Little is known about the painter of the National Gallery of Art’s nineteenth-century American Still Life of Fruit, yet the composition suggests its creator’s delight in simple forms: apples, cherries, a melon, and citrus reduced to nearly perfect circles; the table and fringed mat simplified to parallelograms that accentuate their edges and surfaces. The artist has also playfully arranged the shapes within the composition: a trio of apples in the glass compote echoes the fruit neatly piled in the basket, and even this pyramidal design appears abstractly in the double-stemmed cherries nearest the viewer and the adjacent cut orange. Similar resonances occur in the complementary diagonals of the branch and spoon handle, and among the leaves and pears that share lively tapered, curved shapes. Overall, the painting is permeated with a sense of delicacy, not least in the pristine contours, the careful shading, and the grain of the wood employed to heighten the illusion of the basket.
Early American modernists especially admired folk paintings such as Still Life of Fruit (common throughout the United States in the nineteenth century) for their formal clarity and domestic provenance. Painter and photographer Charles Sheeler, for example, saw a simplicity and directness of vision in folk art that he ascribed to the American national character. He and his fellow modernists consequently viewed objects as disparate as Pennsylvania German pottery, New Mexican santos, Shaker furniture, and New England limner portraits as part of a cultural repository from which they could draw in their own art. With others like Hamilton Easter Field and Yasuo Kuniyoshi, Sheeler became an avid collector of American vernacular furniture and folk art. Through their connections with Juliana Force at the Whitney Studio Club, an exhibition of folk art titled Early American Art opened in 1924. This show prompted critics to propose a continuous relationship between folk art—often called “primitive” or “naïve”—and modern art, a relationship that would be explicitly articulated in the 1930s.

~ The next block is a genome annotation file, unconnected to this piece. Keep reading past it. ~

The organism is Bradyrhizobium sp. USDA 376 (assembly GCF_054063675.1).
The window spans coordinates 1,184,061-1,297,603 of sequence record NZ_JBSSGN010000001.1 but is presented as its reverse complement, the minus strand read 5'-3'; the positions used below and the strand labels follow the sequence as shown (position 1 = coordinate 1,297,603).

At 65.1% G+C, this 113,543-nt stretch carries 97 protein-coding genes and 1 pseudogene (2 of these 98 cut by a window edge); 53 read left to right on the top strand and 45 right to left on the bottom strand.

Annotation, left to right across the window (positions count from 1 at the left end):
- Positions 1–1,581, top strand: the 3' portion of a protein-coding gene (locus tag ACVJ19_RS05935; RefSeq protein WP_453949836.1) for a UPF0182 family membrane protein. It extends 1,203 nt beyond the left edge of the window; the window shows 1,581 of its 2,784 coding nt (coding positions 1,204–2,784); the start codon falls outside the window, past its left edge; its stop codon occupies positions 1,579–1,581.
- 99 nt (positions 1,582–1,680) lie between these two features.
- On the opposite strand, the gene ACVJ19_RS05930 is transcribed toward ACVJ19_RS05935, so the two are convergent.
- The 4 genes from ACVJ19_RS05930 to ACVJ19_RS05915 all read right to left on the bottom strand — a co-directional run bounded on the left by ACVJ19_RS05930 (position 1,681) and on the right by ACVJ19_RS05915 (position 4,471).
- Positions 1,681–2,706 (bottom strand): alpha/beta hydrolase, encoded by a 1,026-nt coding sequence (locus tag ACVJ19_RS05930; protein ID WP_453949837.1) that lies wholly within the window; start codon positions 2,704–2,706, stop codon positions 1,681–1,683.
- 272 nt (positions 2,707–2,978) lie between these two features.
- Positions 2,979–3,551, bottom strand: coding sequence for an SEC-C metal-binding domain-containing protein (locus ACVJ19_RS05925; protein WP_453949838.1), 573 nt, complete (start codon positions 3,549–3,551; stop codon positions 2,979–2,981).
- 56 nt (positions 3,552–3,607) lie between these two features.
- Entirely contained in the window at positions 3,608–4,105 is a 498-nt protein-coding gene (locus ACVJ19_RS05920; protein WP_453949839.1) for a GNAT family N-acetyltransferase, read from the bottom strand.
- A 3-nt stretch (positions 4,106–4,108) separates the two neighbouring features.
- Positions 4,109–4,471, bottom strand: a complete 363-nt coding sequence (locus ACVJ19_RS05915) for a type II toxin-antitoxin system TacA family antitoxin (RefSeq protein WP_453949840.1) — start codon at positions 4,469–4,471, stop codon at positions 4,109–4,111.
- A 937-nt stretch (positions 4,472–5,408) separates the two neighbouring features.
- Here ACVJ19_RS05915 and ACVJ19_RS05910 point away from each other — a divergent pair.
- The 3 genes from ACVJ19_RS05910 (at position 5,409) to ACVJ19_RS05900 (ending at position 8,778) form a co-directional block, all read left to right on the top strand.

Corn, Wanda. The Great American Thing: Modern Art and National Identity, 1915–1935. Berkeley: University of California Press, 1999.
Quimby, Ian M. G., and Scott T. Swank, eds. Perspectives on American Folk Art. Henry Francis du Pont Winterthur Museum, with E. P. Dutton, New York, 1980.